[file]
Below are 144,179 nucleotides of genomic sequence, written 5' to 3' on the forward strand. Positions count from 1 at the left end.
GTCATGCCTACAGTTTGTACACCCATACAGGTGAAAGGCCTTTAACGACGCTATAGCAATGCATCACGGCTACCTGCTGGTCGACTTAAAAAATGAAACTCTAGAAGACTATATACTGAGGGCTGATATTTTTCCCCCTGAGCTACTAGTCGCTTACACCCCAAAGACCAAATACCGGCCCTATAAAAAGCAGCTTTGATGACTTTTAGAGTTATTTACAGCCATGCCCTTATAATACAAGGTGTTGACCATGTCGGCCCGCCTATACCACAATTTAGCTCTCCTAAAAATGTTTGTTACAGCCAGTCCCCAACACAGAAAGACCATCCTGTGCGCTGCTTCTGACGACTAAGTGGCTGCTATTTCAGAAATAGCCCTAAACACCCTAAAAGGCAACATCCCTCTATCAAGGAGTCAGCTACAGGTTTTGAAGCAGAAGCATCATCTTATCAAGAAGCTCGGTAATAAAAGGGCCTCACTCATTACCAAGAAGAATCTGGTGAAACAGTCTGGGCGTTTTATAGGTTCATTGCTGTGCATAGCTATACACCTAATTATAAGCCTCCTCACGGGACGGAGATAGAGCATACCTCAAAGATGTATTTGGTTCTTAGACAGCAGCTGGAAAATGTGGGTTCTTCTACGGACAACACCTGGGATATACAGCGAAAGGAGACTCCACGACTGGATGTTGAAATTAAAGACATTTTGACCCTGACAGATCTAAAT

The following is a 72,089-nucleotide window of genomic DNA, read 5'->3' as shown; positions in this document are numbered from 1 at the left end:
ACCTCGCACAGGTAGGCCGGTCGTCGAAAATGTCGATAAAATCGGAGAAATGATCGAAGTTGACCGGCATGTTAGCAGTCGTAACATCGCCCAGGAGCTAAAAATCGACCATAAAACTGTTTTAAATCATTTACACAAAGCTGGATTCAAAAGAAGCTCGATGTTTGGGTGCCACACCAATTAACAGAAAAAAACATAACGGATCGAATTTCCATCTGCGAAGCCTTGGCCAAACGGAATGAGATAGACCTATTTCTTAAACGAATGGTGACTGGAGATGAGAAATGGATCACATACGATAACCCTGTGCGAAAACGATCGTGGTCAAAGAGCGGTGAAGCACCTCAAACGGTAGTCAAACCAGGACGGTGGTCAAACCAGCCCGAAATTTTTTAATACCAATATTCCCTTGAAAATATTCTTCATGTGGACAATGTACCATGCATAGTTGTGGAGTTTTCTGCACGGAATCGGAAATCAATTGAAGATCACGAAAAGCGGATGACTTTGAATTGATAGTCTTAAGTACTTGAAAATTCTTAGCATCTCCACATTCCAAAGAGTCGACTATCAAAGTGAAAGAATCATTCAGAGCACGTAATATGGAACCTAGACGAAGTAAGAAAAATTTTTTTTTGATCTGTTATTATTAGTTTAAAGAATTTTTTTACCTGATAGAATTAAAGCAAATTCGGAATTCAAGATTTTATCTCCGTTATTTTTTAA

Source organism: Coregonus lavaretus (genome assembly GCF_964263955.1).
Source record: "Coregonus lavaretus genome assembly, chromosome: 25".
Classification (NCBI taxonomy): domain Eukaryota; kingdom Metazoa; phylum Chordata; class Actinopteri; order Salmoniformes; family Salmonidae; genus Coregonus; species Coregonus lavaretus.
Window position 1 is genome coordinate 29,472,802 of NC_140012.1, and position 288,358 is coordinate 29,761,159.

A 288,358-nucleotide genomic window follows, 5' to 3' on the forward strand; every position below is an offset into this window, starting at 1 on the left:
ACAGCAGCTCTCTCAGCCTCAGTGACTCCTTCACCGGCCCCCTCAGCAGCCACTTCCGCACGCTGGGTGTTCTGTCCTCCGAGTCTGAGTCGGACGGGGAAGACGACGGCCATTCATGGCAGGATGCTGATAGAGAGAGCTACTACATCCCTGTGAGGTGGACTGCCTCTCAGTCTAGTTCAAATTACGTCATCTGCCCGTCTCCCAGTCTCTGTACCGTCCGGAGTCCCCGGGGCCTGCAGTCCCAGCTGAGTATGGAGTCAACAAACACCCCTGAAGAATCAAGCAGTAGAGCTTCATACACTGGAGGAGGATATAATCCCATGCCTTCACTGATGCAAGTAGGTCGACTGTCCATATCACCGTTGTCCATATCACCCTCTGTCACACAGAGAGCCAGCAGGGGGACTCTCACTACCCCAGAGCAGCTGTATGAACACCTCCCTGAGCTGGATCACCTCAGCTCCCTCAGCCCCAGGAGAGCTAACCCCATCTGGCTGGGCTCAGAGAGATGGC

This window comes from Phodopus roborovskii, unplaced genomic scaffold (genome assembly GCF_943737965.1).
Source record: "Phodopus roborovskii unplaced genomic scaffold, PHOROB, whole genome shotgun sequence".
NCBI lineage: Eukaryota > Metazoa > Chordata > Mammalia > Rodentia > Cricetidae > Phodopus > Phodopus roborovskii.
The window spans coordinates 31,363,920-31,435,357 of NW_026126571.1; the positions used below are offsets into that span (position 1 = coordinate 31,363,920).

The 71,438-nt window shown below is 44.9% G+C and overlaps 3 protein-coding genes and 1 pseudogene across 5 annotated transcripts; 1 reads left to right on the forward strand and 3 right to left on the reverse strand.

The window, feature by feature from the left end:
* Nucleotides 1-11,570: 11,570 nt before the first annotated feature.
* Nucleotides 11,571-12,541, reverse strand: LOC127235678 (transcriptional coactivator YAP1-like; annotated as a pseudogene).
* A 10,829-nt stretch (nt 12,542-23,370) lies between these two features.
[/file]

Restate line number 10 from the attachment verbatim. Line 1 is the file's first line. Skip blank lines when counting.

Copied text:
ACAGCAGCTCTCTCAGCCTCAGTGACTCCTTCACCGGCCCCCTCAGCAGCCACTTCCGCACGCTGGGTGTTCTGTCCTCCGAGTCTGAGTCGGACGGGGAAGACGACGGCCATTCATGGCAGGATGCTGATAGAGAGAGCTACTACATCCCTGTGAGGTGGACTGCCTCTCAGTCTAGTTCAAATTACGTCATCTGCCCGTCTCCCAGTCTCTGTACCGTCCGGAGTCCCCGGGGCCTGCAGTCCCAGCTGAGTATGGAGTCAACAAACACCCCTGAAGAATCAAGCAGTAGAGCTTCATACACTGGAGGAGGATATAATCCCATGCCTTCACTGATGCAAGTAGGTCGACTGTCCATATCACCGTTGTCCATATCACCCTCTGTCACACAGAGAGCCAGCAGGGGGACTCTCACTACCCCAGAGCAGCTGTATGAACACCTCCCTGAGCTGGATCACCTCAGCTCCCTCAGCCCCAGGAGAGCTAACCCCATCTGGCTGGGCTCAGAGAGATGGC